determinants of working capital

Determinants of Working Capital

In Financial Management there is no set formula or rule to determine the requirement of working capital in a business. There are large numbers of factors that could be the determinants of working capital in an organisation. In addition to this, the importance of a factor also changes over time for a firm. It is very important for a firm to do a proper analysis and find out the factors that influence the working capital requirements.

The determinants of working capital in a firm are given below –

1. Nature of Business

Working Capital requirement in an organisation is also affect by the nature of business. For example , a trading or financing firm do not require much amount of fixed assets. However they invest huge amount of working capital to run day to day affairs of the business. Similarly retail and departmental stores requires to hold a large stock of goods so they also require huge quantity of working capital.

On the other hand public utilities firms requires more of fixed assets. Hence their investment in working capital is comparatively lower than that of other firms. But in case of manufacturing companies, they requires both so they fall somewhat in between the trading firms and public utilities.

2. Technology and Manufacturing Policy

The manufacturing process involves procurement of raw material, use of raw material and then conversion of it into finished goods. So, as long as the manufacturing cycle, as large the need of working capital by an organisation. But if technology is also added to the manufacturing cycle, it will shorten the manufacturing process, hence the period of conversion of raw material to finished good will also get shorten. This will result in reducing the working capital requirements. So, it is one of the most important decision that firm has to take whether they want to add technology in the production process or not.

3. Credit Policy

Credit Policy is another important determinant of Working capital. If a firm is adopting a liberal credit policy that means that it is granting credit to customers without looking at the credit worthiness of the customers. This could result in receiving late payments from the customers. The collection period will increase. If firm is not able to collect the payment then it could also result in bad debts. So it is very important that firms design a credit policy in which they grant credit to customers seeing their credit worthiness and with less procedures.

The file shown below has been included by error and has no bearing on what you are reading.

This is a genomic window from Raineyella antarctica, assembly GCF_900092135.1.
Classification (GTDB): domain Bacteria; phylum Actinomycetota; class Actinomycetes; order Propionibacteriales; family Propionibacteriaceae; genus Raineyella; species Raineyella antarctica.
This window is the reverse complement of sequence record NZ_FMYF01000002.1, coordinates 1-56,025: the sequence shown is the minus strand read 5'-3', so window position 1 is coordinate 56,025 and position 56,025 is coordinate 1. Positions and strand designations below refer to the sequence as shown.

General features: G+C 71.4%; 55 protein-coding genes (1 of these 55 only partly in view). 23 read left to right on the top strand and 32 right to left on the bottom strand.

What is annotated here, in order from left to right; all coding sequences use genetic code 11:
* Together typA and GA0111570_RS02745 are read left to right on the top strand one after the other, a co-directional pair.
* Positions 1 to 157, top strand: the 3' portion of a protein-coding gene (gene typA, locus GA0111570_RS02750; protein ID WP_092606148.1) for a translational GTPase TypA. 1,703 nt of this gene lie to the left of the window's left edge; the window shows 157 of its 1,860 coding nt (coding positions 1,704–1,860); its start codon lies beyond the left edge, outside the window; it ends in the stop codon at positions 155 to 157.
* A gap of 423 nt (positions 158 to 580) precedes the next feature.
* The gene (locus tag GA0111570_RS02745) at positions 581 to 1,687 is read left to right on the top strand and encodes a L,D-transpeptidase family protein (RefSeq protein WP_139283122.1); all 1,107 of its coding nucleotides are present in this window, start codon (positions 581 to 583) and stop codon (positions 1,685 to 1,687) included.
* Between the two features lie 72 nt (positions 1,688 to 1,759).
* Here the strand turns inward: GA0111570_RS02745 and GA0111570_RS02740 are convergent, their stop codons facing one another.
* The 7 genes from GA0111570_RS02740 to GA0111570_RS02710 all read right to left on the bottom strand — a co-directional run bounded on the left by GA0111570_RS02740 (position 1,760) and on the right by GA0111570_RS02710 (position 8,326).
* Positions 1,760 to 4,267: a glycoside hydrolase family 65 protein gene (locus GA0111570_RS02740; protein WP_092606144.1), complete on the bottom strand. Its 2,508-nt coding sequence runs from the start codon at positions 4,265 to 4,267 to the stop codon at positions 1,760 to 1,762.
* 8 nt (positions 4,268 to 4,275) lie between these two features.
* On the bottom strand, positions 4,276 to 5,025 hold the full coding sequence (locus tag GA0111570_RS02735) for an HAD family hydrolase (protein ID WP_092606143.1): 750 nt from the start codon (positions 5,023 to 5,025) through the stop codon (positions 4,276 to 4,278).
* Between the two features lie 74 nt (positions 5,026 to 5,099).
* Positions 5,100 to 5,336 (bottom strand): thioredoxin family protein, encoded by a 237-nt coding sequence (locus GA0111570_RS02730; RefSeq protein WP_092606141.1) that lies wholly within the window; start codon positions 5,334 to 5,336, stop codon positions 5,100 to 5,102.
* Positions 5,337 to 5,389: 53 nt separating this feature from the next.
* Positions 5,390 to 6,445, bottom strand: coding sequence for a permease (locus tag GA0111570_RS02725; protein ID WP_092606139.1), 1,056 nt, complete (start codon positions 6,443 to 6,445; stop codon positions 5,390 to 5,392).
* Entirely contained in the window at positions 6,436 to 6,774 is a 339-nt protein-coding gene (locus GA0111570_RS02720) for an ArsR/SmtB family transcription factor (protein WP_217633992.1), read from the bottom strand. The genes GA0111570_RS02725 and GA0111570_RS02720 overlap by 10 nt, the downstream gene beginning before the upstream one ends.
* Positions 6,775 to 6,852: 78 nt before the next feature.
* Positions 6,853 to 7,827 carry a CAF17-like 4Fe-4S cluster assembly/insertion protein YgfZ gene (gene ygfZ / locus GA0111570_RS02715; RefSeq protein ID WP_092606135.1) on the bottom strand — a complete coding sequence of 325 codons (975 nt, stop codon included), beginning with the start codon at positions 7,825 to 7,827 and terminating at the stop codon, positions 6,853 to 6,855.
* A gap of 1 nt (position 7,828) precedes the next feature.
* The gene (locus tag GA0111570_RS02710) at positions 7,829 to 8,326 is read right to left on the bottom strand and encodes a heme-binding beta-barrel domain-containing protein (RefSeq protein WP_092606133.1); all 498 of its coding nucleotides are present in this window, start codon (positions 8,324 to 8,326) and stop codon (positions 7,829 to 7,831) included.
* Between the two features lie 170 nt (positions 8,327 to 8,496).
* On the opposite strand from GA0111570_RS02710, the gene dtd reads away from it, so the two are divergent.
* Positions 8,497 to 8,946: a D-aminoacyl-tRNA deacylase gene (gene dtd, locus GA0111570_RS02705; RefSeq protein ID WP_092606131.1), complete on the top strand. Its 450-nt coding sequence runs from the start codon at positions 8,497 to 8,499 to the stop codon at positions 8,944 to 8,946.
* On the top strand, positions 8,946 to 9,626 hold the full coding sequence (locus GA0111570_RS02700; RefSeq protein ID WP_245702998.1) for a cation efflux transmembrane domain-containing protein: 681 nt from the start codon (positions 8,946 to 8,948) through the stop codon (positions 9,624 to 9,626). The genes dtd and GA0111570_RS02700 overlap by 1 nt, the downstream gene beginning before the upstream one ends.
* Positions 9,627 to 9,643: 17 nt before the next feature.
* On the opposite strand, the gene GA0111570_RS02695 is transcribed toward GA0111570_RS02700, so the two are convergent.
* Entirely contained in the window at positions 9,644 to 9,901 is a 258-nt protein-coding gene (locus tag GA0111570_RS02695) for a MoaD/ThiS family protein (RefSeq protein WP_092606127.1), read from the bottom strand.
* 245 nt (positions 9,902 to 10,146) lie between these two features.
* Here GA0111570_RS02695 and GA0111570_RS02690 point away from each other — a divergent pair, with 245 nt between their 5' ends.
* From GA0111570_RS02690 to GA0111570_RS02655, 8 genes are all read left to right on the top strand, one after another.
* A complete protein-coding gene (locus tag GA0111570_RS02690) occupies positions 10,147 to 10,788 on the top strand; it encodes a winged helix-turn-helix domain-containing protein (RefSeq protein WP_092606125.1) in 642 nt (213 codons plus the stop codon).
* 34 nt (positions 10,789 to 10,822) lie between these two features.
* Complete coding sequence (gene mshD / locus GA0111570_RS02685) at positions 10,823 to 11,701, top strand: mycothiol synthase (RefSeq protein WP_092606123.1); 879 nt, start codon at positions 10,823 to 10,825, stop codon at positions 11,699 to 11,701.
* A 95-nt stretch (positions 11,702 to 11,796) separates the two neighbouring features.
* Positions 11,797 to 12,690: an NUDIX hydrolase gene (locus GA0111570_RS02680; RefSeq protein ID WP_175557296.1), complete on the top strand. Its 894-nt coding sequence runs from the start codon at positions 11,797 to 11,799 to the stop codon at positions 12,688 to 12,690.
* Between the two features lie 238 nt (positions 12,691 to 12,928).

4. Market and Demand Conditions

The demand in the market also play an important role in determining working capital for the firm. For example, in lean season the demand is low, hence firm do not require to produce more so less working capital will be required. However in peak seasons, demand increases. This result in more production. More production leads to increase in the working capital need.

5. Changes in Price Level

The changes in prices also affect the working capital. For example, if prices of raw material increases, it will result in requiring more working capital as more cash is required to purchase the raw material. However a firm that increases the prices of its product with the increase in the prices, such firms do not have to face this problem.

6. Operating Efficiency

The operating efficiency refers to the optimum utilization of resources by the firm by spending minimum. Firm should try to control the operating costs and utilize fixed and current assets efficiently so that operating efficiency could be achieved. This will increase the speed of cash conversion cycle as well as improvement in the use of Working Capital.

7. Availability of Credit from Suppliers

Firm’s working capital requirement is also affected by the terms of credit given by the suppliers. If the supplier is providing credit to firm on liberal terms, then they will require less amount of working capital and vice versa. However, in absence of supplier credit, firm can borrow funds from banks.

Related Financial Terms of Working Capital